Unsurprisingly, Frederick’s cold grew much worse and he was confided to bed. There he endured the ever unhelpful eighteenth-century treatments of being bled and blistered. At this time Augusta was about 5 months pregnant with her last child but refused to leave her husband’s side. Moreover, she would not let many people come near him. Of course these actions would fuel the later rumours about poison, but when questioned Augusta revealed that she had an inkling the end was near – Frederick had confided in her about his suspected short life span. Indeed, Frederick’s symptoms must have been prolonged and disturbing, for the King actually sent to inquire after his health. Father and son had long been at daggers drawn. Frederick was so touched by this olive branch that he burst into tears.
After a while, things seemed to be improving. Frederick slept for a solid eight hours and was well enough to desire a little entertainment. For his amusement, the children’s French dancing master Desnoyers took up station in a nearby room and played softly on his fiddle. The family themselves were playing at cards, and in this happy state of affairs the doctors prepared to leave. But just as they were going, Frederick was seized by a coughing fit. He was not able to stop. Dashing to his side, one doctor became alarmed and said ‘Here is something I do not like.’ Frederick clutched his stomach, gasped ‘I feel death,’ and expired.
Much as I like the idea of British history being altered by a ‘cricket ball of doom’, I think it is more likely that Frederick’s abscess burst naturally or through violent coughing. Furthermore, it seems clear there were underlying health problems, particularly pleurisy and lung complaints, that would have caused mischief without cricket balls. Frederick’s descendants were to suffer from tubercular and scrofulous illnesses, and these conditions were blamed for the deaths of his grandsons Octavius and Alfred, and his granddaughter Amelia.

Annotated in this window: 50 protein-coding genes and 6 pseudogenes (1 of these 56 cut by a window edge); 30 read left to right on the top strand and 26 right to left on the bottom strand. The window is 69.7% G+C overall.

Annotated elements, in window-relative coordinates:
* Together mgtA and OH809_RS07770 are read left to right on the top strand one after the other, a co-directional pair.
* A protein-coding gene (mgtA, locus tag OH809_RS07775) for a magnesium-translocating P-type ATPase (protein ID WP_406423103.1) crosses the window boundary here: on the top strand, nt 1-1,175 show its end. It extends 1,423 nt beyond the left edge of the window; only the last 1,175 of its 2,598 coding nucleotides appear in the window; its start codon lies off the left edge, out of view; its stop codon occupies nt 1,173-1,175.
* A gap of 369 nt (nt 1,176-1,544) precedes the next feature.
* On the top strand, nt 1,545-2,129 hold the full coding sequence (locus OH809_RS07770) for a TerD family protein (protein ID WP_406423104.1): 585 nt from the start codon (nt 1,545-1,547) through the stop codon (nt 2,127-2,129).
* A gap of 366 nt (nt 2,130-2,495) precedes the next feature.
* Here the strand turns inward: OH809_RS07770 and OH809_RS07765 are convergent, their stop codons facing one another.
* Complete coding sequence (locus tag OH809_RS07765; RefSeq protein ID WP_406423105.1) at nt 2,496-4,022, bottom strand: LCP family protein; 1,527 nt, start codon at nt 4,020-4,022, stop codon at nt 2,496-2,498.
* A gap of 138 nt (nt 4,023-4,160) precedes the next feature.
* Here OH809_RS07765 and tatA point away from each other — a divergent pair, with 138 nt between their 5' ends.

Sad as this taint in the blood would turn out, the immediate aftermath of Frederick’s death was even more tragic. Clearly, his young family were devastated, with little 12 year-old George likening the sensation in his chest to the one he felt watching construction workers falling from the scaffold at Kew. The King received the news somewhat more calmly. He was playing cards with his mistress when the fatal note was passed to him. He exclaimed, ‘Why, they told me he was better!’ before explaining simply to his mistress, ‘Fritz is dead.’ While it is terrible for a father to have such a lack of emotion over own his son, it’s somewhat pleasing to know that the King, who had long despised Frederick, did not have the hypocrisy to put on displays of grief. He was, however, genuinely sorry for the little fatherless family and shed tears when he saw them, telling them they must be ‘brave boys’.
Despite this, the King still managed to bungle Frederick’s funeral. It wasn’t for lack of money – the expense was only £500 less than the King’s own funeral would cost 9 years later. But invitations were sent out only eight hours before the ceremony, with the result that no English lord or bishop was able to attend. In the pouring rain, poor Fred, the king that never was, was laid to rest without even a family member to see him off (it was not customary for women or children to attend funerals). While court mourning was prescribed, there was one glaring omission: coloured ribbon was allowed. This was practically unheard of in the past and I cannot imagine how hurt Augusta would have been. Whatever she felt, she was wise enough to disguise it – she had to stay on good terms with the King to survive. It seems this crotchety old King spoke truly when he later said, ‘I lost my eldest son, but I was glad of it.’